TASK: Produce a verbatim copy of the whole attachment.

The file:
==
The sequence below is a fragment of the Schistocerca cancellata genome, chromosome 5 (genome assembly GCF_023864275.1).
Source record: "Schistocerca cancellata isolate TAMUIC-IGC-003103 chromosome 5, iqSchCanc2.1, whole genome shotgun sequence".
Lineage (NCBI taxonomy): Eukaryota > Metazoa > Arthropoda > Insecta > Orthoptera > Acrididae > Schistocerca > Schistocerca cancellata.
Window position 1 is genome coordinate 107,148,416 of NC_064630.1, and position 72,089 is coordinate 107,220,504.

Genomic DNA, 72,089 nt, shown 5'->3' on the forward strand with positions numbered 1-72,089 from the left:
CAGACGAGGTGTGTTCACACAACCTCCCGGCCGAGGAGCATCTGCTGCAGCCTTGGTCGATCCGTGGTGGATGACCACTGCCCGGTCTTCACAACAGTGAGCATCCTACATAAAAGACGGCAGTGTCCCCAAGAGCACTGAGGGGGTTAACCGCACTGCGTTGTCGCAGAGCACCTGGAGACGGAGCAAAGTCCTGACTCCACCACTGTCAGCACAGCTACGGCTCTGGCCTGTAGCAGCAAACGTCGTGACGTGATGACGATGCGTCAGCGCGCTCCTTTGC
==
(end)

The sequence below is a fragment of the Schistocerca cancellata genome, chromosome 5 (genome assembly GCF_023864275.1).
Source record: "Schistocerca cancellata isolate TAMUIC-IGC-003103 chromosome 5, iqSchCanc2.1, whole genome shotgun sequence".
Lineage (NCBI taxonomy): Eukaryota > Metazoa > Arthropoda > Insecta > Orthoptera > Acrididae > Schistocerca > Schistocerca cancellata.
Window position 1 is genome coordinate 107,148,416 of NC_064630.1, and position 72,089 is coordinate 107,220,504.

Genomic DNA, 72,089 nt, shown 5'->3' on the forward strand with positions numbered 1-72,089 from the left:
CAGACGAGGTGTGTTCACACAACCTCCCGGCCGAGGAGCATCTGCTGCAGCCTTGGTCGATCCGTGGTGGATGACCACTGCCCGGTCTTCACAACAGTGAGCATCCTACATAAAAGACGGCAGTGTCCCCAAGAGCACTGAGGGGGTTAACCGCACTGCGTTGTCGCAGAGCACCTGGAGACGGAGCAAAGTCCTGACTCCACCACTGTCAGCACAGCTACGGCTCTGGCCTGTAGCAGCAAACGTCGTGACGTGATGACGATGCGTCAGCGCGCTCCTTTGC